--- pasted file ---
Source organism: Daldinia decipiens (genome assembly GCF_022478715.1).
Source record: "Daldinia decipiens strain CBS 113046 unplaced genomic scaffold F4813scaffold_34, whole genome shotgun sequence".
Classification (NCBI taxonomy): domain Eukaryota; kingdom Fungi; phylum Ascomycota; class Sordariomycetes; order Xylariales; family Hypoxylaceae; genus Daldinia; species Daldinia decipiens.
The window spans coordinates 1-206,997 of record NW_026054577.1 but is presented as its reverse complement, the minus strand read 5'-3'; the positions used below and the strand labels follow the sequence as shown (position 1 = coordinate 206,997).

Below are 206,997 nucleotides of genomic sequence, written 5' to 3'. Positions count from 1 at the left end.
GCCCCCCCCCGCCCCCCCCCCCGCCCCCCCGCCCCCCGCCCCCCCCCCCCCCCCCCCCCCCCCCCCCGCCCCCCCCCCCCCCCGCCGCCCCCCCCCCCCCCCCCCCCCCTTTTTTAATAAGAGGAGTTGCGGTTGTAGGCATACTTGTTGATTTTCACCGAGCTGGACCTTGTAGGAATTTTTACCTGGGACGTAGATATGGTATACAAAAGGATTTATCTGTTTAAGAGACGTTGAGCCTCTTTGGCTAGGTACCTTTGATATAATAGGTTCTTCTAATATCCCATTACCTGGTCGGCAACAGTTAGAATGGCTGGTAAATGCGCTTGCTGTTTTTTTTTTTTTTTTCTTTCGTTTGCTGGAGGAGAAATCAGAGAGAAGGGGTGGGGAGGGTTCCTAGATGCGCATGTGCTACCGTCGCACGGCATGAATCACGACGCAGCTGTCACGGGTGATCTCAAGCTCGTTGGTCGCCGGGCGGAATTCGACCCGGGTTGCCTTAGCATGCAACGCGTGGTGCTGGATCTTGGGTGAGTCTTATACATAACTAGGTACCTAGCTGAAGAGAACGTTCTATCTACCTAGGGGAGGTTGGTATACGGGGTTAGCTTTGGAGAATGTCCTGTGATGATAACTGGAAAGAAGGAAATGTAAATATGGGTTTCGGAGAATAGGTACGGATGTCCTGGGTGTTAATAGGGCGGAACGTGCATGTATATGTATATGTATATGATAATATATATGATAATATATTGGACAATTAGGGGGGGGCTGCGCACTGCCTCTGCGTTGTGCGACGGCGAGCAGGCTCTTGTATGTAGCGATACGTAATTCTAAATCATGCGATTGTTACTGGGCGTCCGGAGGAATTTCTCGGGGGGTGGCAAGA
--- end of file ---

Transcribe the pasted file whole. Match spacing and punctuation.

Source organism: Daldinia decipiens (genome assembly GCF_022478715.1).
Source record: "Daldinia decipiens strain CBS 113046 unplaced genomic scaffold F4813scaffold_34, whole genome shotgun sequence".
Classification (NCBI taxonomy): domain Eukaryota; kingdom Fungi; phylum Ascomycota; class Sordariomycetes; order Xylariales; family Hypoxylaceae; genus Daldinia; species Daldinia decipiens.
The window spans coordinates 1-206,997 of record NW_026054577.1 but is presented as its reverse complement, the minus strand read 5'-3'; the positions used below and the strand labels follow the sequence as shown (position 1 = coordinate 206,997).

Below are 206,997 nucleotides of genomic sequence, written 5' to 3'. Positions count from 1 at the left end.
GCCCCCCCCCGCCCCCCCCCCCGCCCCCCCGCCCCCCGCCCCCCCCCCCCCCCCCCCCCCCCCCCCCGCCCCCCCCCCCCCCCGCCGCCCCCCCCCCCCCCCCCCCCCCTTTTTTAATAAGAGGAGTTGCGGTTGTAGGCATACTTGTTGATTTTCACCGAGCTGGACCTTGTAGGAATTTTTACCTGGGACGTAGATATGGTATACAAAAGGATTTATCTGTTTAAGAGACGTTGAGCCTCTTTGGCTAGGTACCTTTGATATAATAGGTTCTTCTAATATCCCATTACCTGGTCGGCAACAGTTAGAATGGCTGGTAAATGCGCTTGCTGTTTTTTTTTTTTTTTTCTTTCGTTTGCTGGAGGAGAAATCAGAGAGAAGGGGTGGGGAGGGTTCCTAGATGCGCATGTGCTACCGTCGCACGGCATGAATCACGACGCAGCTGTCACGGGTGATCTCAAGCTCGTTGGTCGCCGGGCGGAATTCGACCCGGGTTGCCTTAGCATGCAACGCGTGGTGCTGGATCTTGGGTGAGTCTTATACATAACTAGGTACCTAGCTGAAGAGAACGTTCTATCTACCTAGGGGAGGTTGGTATACGGGGTTAGCTTTGGAGAATGTCCTGTGATGATAACTGGAAAGAAGGAAATGTAAATATGGGTTTCGGAGAATAGGTACGGATGTCCTGGGTGTTAATAGGGCGGAACGTGCATGTATATGTATATGTATATGATAATATATATGATAATATATTGGACAATTAGGGGGGGGCTGCGCACTGCCTCTGCGTTGTGCGACGGCGAGCAGGCTCTTGTATGTAGCGATACGTAATTCTAAATCATGCGATTGTTACTGGGCGTCCGGAGGAATTTCTCGGGGGGTGGCAAGA